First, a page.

The high cost of research, development, manufacturing and delivery of cell and gene therapies results in them having high prices that may strain healthcare budgets. However, methods involving price reduction, limiting patient access or linking payments to product performance can help to address this affordability challenge. This paper examines how patient access to one-off high value cell and gene therapies may be impacted by the net budget impact test recently introduced in England, and how access can be improved by managed entry agreements.|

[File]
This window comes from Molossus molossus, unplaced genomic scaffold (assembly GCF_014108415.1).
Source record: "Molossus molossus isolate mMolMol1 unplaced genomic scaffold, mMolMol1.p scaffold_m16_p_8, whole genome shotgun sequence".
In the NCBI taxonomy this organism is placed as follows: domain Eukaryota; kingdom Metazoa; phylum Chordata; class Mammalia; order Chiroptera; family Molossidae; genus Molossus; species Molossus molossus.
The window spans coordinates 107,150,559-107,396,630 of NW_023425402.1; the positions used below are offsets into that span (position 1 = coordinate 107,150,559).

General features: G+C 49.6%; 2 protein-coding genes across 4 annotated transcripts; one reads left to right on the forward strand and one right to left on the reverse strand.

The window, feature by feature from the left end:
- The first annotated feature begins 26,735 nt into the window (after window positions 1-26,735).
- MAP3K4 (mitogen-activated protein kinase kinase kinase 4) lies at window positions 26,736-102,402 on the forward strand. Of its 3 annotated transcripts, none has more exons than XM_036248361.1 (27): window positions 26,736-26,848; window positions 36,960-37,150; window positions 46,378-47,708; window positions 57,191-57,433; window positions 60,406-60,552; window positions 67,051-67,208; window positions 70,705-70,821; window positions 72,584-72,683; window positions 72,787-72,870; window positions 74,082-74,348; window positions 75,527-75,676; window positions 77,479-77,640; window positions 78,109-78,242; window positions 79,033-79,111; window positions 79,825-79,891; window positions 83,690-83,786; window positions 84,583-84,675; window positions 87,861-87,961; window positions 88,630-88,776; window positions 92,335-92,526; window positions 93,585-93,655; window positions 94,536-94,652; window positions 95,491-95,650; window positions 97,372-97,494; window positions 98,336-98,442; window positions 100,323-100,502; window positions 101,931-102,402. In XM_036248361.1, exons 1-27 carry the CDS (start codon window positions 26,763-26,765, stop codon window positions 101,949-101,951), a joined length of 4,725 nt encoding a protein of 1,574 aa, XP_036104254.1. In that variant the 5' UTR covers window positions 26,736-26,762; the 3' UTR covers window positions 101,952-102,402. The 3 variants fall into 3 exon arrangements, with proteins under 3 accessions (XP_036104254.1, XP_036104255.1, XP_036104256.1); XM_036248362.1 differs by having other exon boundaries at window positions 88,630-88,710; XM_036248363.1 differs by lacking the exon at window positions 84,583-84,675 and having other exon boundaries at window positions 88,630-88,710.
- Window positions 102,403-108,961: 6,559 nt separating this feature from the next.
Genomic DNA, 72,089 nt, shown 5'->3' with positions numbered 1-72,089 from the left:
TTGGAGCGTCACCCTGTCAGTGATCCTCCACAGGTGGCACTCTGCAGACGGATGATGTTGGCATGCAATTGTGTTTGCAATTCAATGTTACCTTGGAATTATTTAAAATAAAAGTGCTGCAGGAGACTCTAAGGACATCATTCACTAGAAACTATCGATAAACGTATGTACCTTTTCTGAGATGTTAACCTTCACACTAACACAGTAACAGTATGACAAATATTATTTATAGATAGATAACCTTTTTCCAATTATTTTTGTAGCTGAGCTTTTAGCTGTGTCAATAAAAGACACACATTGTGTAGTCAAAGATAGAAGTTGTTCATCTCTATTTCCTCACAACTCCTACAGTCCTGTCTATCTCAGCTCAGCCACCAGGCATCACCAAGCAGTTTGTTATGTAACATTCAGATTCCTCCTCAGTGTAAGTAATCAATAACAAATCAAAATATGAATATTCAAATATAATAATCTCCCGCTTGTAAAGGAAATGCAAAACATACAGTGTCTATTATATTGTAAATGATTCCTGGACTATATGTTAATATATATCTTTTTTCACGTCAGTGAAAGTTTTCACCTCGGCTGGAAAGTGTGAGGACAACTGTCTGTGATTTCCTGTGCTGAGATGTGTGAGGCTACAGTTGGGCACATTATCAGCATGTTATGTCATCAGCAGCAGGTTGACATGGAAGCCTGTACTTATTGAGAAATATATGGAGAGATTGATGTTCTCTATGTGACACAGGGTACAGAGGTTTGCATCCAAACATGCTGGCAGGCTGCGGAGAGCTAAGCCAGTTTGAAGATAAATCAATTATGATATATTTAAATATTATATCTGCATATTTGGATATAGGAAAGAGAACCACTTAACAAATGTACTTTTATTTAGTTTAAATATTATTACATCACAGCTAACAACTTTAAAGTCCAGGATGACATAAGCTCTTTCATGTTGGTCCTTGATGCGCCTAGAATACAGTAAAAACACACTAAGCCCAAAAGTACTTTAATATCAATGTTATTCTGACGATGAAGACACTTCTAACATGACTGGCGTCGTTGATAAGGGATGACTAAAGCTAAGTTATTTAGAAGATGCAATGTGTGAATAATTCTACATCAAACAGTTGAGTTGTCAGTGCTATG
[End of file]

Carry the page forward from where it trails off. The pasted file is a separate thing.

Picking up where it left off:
To compare results for scenarios where a full upfront payment was used versus an annuity-based payment, and to determine the number of patients that can be treated without exceeding the £20 million net budget impact threshold, a hypothetical scenario was produced where a new high-value one-off therapy displaced a comparatively low-cost chronic treatment. It was determined that suboptimal patient access occurs when charging a full upfront payment at the time of treatment, and that increased patient access can be achieved by a performance-based renumeration system coupled with annuity-based payments.